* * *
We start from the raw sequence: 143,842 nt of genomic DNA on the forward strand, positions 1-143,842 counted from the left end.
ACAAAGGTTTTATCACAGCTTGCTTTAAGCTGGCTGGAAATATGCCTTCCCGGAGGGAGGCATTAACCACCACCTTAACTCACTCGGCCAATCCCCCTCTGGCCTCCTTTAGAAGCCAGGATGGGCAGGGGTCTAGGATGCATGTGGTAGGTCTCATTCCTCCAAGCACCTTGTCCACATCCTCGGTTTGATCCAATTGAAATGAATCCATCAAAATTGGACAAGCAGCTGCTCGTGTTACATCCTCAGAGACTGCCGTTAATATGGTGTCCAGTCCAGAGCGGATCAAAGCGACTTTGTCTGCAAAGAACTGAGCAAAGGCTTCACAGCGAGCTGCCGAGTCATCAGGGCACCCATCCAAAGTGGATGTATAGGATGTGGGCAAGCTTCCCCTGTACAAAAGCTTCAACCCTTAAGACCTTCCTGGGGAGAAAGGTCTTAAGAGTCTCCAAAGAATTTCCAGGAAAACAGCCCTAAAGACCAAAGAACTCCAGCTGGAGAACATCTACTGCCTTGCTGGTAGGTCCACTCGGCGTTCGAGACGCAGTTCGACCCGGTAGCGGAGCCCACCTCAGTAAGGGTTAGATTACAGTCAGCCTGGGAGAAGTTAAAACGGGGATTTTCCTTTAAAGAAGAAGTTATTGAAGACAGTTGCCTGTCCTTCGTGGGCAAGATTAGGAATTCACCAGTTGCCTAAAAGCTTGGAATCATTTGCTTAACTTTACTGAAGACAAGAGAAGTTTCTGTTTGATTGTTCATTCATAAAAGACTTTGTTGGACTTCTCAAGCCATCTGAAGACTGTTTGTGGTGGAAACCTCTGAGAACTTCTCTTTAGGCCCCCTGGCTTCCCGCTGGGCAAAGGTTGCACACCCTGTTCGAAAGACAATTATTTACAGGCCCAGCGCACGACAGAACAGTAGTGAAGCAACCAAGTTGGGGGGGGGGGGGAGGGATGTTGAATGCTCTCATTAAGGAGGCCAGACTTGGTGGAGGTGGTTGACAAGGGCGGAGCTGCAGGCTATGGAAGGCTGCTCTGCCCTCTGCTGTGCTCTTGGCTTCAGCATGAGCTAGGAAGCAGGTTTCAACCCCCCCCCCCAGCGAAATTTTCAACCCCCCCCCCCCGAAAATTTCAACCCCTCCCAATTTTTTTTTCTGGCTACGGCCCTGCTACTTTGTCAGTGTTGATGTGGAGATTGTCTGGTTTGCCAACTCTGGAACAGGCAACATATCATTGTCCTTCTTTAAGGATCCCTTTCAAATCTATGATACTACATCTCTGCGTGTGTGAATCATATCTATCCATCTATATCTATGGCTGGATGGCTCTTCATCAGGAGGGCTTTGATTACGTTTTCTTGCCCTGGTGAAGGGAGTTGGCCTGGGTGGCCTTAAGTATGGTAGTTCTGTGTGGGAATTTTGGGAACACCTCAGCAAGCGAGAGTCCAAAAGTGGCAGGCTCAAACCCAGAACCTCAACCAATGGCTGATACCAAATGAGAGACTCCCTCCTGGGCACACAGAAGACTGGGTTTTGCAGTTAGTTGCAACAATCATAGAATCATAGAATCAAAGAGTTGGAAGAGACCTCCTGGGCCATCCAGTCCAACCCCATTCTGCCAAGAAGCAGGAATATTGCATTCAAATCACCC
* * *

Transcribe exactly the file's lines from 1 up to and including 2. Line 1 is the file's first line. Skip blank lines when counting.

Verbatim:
We start from the raw sequence: 143,842 nt of genomic DNA on the forward strand, positions 1-143,842 counted from the left end.
ACAAAGGTTTTATCACAGCTTGCTTTAAGCTGGCTGGAAATATGCCTTCCCGGAGGGAGGCATTAACCACCACCTTAACTCACTCGGCCAATCCCCCTCTGGCCTCCTTTAGAAGCCAGGATGGGCAGGGGTCTAGGATGCATGTGGTAGGTCTCATTCCTCCAAGCACCTTGTCCACATCCTCGGTTTGATCCAATTGAAATGAATCCATCAAAATTGGACAAGCAGCTGCTCGTGTTACATCCTCAGAGACTGCCGTTAATATGGTGTCCAGTCCAGAGCGGATCAAAGCGACTTTGTCTGCAAAGAACTGAGCAAAGGCTTCACAGCGAGCTGCCGAGTCATCAGGGCACCCATCCAAAGTGGATGTATAGGATGTGGGCAAGCTTCCCCTGTACAAAAGCTTCAACCCTTAAGACCTTCCTGGGGAGAAAGGTCTTAAGAGTCTCCAAAGAATTTCCAGGAAAACAGCCCTAAAGACCAAAGAACTCCAGCTGGAGAACATCTACTGCCTTGCTGGTAGGTCCACTCGGCGTTCGAGACGCAGTTCGACCCGGTAGCGGAGCCCACCTCAGTAAGGGTTAGATTACAGTCAGCCTGGGAGAAGTTAAAACGGGGATTTTCCTTTAAAGAAGAAGTTATTGAAGACAGTTGCCTGTCCTTCGTGGGCAAGATTAGGAATTCACCAGTTGCCTAAAAGCTTGGAATCATTTGCTTAACTTTACTGAAGACAAGAGAAGTTTCTGTTTGATTGTTCATTCATAAAAGACTTTGTTGGACTTCTCAAGCCATCTGAAGACTGTTTGTGGTGGAAACCTCTGAGAACTTCTCTTTAGGCCCCCTGGCTTCCCGCTGGGCAAAGGTTGCACACCCTGTTCGAAAGACAATTATTTACAGGCCCAGCGCACGACAGAACAGTAGTGAAGCAACCAAGTTGGGGGGGGGGGGGAGGGATGTTGAATGCTCTCATTAAGGAGGCCAGACTTGGTGGAGGTGGTTGACAAGGGCGGAGCTGCAGGCTATGGAAGGCTGCTCTGCCCTCTGCTGTGCTCTTGGCTTCAGCATGAGCTAGGAAGCAGGTTTCAACCCCCCCCCCCAGCGAAATTTTCAACCCCCCCCCCCCGAAAATTTCAACCCCTCCCAATTTTTTTTTCTGGCTACGGCCCTGCTACTTTGTCAGTGTTGATGTGGAGATTGTCTGGTTTGCCAACTCTGGAACAGGCAACATATCATTGTCCTTCTTTAAGGATCCCTTTCAAATCTATGATACTACATCTCTGCGTGTGTGAATCATATCTATCCATCTATATCTATGGCTGGATGGCTCTTCATCAGGAGGGCTTTGATTACGTTTTCTTGCCCTGGTGAAGGGAGTTGGCCTGGGTGGCCTTAAGTATGGTAGTTCTGTGTGGGAATTTTGGGAACACCTCAGCAAGCGAGAGTCCAAAAGTGGCAGGCTCAAACCCAGAACCTCAACCAATGGCTGATACCAAATGAGAGACTCCCTCCTGGGCACACAGAAGACTGGGTTTTGCAGTTAGTTGCAACAATCATAGAATCATAGAATCAAAGAGTTGGAAGAGACCTCCTGGGCCATCCAGTCCAACCCCATTCTGCCAAGAAGCAGGAATATTGCATTCAAATCACCC